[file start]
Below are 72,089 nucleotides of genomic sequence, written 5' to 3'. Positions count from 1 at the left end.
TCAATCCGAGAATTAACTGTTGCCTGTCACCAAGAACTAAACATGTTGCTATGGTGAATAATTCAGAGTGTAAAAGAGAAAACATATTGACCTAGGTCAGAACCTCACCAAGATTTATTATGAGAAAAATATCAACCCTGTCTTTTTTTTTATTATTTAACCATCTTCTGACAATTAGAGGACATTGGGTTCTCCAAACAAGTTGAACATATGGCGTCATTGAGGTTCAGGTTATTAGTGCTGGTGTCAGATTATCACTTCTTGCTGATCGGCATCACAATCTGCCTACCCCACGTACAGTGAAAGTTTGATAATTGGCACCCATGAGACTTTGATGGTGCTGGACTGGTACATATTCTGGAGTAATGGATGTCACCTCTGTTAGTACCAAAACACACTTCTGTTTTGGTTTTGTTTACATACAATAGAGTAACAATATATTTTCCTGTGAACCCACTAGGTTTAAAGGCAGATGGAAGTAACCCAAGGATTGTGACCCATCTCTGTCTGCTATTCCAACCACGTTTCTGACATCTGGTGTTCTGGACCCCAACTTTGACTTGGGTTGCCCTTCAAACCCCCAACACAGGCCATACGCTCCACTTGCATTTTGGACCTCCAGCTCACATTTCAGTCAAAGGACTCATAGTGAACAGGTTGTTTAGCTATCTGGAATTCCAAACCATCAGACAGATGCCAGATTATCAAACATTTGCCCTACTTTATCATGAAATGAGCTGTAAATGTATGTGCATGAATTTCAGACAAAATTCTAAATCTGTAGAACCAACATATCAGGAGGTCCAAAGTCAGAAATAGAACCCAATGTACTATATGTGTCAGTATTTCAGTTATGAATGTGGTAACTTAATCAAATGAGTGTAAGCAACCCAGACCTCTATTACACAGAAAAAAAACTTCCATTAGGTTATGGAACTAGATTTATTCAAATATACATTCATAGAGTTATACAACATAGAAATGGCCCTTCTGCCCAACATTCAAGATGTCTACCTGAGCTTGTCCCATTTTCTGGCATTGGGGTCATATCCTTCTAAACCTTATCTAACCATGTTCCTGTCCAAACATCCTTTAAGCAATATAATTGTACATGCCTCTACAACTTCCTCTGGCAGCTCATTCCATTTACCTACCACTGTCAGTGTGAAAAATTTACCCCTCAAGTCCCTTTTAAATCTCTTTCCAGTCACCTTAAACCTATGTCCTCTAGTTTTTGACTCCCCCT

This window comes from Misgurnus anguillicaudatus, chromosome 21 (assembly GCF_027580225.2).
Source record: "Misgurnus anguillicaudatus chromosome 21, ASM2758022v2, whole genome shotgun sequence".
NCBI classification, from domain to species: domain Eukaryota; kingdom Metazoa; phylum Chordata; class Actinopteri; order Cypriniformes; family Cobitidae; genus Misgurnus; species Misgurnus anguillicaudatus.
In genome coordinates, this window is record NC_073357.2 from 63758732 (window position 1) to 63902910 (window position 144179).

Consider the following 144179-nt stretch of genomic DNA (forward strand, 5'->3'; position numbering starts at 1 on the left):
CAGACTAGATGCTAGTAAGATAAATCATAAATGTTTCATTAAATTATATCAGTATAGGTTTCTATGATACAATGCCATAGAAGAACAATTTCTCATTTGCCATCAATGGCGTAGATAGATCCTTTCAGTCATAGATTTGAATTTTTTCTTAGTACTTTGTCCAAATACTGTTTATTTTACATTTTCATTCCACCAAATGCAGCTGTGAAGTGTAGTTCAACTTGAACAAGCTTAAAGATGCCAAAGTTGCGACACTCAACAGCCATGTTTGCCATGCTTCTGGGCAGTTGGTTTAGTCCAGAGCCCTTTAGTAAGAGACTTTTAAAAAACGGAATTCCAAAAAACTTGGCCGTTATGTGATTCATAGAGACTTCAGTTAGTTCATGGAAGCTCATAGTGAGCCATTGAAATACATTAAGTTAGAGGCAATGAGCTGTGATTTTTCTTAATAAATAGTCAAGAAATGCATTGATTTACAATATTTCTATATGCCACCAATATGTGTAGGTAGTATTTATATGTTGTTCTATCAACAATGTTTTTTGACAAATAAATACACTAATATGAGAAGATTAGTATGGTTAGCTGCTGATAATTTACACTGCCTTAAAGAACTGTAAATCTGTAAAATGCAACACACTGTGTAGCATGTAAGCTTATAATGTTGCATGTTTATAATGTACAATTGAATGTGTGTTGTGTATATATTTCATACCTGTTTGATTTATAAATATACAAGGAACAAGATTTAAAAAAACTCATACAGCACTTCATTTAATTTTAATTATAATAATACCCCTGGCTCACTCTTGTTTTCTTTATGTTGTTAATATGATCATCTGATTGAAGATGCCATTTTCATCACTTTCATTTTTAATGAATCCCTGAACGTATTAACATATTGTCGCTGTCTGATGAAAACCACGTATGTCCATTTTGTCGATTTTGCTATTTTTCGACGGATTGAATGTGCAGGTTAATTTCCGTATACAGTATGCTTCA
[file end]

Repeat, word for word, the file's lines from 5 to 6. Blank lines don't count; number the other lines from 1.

NCBI classification, from domain to species: domain Eukaryota; kingdom Metazoa; phylum Chordata; class Actinopteri; order Cypriniformes; family Cobitidae; genus Misgurnus; species Misgurnus anguillicaudatus.
In genome coordinates, this window is record NC_073357.2 from 63758732 (window position 1) to 63902910 (window position 144179).